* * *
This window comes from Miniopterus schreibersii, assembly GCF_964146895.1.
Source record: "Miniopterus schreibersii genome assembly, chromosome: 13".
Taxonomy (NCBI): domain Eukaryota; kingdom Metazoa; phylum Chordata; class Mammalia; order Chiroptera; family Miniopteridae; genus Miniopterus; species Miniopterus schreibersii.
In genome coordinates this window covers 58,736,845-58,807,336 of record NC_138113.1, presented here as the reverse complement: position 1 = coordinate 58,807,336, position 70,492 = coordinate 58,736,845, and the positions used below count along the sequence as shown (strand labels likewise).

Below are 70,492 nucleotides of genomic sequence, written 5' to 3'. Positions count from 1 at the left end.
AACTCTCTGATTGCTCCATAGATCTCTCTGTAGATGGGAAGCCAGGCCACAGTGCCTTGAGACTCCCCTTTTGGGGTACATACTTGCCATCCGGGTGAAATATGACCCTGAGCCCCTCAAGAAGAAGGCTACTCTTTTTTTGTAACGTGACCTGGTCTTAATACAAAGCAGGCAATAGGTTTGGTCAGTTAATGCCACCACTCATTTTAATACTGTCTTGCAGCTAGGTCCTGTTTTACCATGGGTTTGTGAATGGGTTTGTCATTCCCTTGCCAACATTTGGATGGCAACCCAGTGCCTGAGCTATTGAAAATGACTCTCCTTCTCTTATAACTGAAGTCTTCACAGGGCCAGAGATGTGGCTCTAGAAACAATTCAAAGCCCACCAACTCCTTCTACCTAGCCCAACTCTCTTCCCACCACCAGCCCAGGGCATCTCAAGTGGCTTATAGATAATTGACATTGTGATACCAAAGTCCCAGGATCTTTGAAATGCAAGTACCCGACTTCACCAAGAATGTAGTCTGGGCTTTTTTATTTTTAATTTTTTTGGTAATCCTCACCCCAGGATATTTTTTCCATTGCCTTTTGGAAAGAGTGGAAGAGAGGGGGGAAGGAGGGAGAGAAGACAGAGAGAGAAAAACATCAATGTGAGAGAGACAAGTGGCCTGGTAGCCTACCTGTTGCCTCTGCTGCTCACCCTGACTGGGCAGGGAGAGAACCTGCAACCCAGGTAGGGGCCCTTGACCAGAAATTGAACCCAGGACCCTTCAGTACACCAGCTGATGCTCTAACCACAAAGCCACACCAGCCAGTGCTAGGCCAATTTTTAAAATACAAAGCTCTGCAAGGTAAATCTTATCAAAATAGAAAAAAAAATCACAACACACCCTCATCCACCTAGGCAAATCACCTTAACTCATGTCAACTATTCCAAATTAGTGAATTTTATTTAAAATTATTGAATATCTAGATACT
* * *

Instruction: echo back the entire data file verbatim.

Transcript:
This window comes from Miniopterus schreibersii, assembly GCF_964146895.1.
Source record: "Miniopterus schreibersii genome assembly, chromosome: 13".
Taxonomy (NCBI): domain Eukaryota; kingdom Metazoa; phylum Chordata; class Mammalia; order Chiroptera; family Miniopteridae; genus Miniopterus; species Miniopterus schreibersii.
In genome coordinates this window covers 58,736,845-58,807,336 of record NC_138113.1, presented here as the reverse complement: position 1 = coordinate 58,807,336, position 70,492 = coordinate 58,736,845, and the positions used below count along the sequence as shown (strand labels likewise).

Below are 70,492 nucleotides of genomic sequence, written 5' to 3'. Positions count from 1 at the left end.
AACTCTCTGATTGCTCCATAGATCTCTCTGTAGATGGGAAGCCAGGCCACAGTGCCTTGAGACTCCCCTTTTGGGGTACATACTTGCCATCCGGGTGAAATATGACCCTGAGCCCCTCAAGAAGAAGGCTACTCTTTTTTTGTAACGTGACCTGGTCTTAATACAAAGCAGGCAATAGGTTTGGTCAGTTAATGCCACCACTCATTTTAATACTGTCTTGCAGCTAGGTCCTGTTTTACCATGGGTTTGTGAATGGGTTTGTCATTCCCTTGCCAACATTTGGATGGCAACCCAGTGCCTGAGCTATTGAAAATGACTCTCCTTCTCTTATAACTGAAGTCTTCACAGGGCCAGAGATGTGGCTCTAGAAACAATTCAAAGCCCACCAACTCCTTCTACCTAGCCCAACTCTCTTCCCACCACCAGCCCAGGGCATCTCAAGTGGCTTATAGATAATTGACATTGTGATACCAAAGTCCCAGGATCTTTGAAATGCAAGTACCCGACTTCACCAAGAATGTAGTCTGGGCTTTTTTATTTTTAATTTTTTTGGTAATCCTCACCCCAGGATATTTTTTCCATTGCCTTTTGGAAAGAGTGGAAGAGAGGGGGGAAGGAGGGAGAGAAGACAGAGAGAGAAAAACATCAATGTGAGAGAGACAAGTGGCCTGGTAGCCTACCTGTTGCCTCTGCTGCTCACCCTGACTGGGCAGGGAGAGAACCTGCAACCCAGGTAGGGGCCCTTGACCAGAAATTGAACCCAGGACCCTTCAGTACACCAGCTGATGCTCTAACCACAAAGCCACACCAGCCAGTGCTAGGCCAATTTTTAAAATACAAAGCTCTGCAAGGTAAATCTTATCAAAATAGAAAAAAAAATCACAACACACCCTCATCCACCTAGGCAAATCACCTTAACTCATGTCAACTATTCCAAATTAGTGAATTTTATTTAAAATTATTGAATATCTAGATACT